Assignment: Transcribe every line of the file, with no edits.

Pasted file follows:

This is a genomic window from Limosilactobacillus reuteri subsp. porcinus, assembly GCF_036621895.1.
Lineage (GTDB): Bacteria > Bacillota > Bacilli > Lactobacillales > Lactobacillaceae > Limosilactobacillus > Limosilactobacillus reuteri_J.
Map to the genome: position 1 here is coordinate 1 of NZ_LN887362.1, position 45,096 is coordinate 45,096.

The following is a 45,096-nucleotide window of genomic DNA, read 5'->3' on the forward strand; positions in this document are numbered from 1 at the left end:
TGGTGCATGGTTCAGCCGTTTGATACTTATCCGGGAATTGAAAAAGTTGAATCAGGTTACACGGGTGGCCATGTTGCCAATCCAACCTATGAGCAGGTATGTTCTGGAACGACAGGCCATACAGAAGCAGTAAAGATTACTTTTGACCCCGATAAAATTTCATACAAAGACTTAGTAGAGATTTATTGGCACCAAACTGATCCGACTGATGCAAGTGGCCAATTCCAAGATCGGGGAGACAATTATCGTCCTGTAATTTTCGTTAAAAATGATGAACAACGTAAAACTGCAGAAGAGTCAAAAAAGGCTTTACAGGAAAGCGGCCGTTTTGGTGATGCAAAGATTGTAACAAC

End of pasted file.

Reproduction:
This is a genomic window from Limosilactobacillus reuteri subsp. porcinus, assembly GCF_036621895.1.
Lineage (GTDB): Bacteria > Bacillota > Bacilli > Lactobacillales > Lactobacillaceae > Limosilactobacillus > Limosilactobacillus reuteri_J.
Map to the genome: position 1 here is coordinate 1 of NZ_LN887362.1, position 45,096 is coordinate 45,096.

The following is a 45,096-nucleotide window of genomic DNA, read 5'->3' on the forward strand; positions in this document are numbered from 1 at the left end:
TGGTGCATGGTTCAGCCGTTTGATACTTATCCGGGAATTGAAAAAGTTGAATCAGGTTACACGGGTGGCCATGTTGCCAATCCAACCTATGAGCAGGTATGTTCTGGAACGACAGGCCATACAGAAGCAGTAAAGATTACTTTTGACCCCGATAAAATTTCATACAAAGACTTAGTAGAGATTTATTGGCACCAAACTGATCCGACTGATGCAAGTGGCCAATTCCAAGATCGGGGAGACAATTATCGTCCTGTAATTTTCGTTAAAAATGATGAACAACGTAAAACTGCAGAAGAGTCAAAAAAGGCTTTACAGGAAAGCGGCCGTTTTGGTGATGCAAAGATTGTAACAAC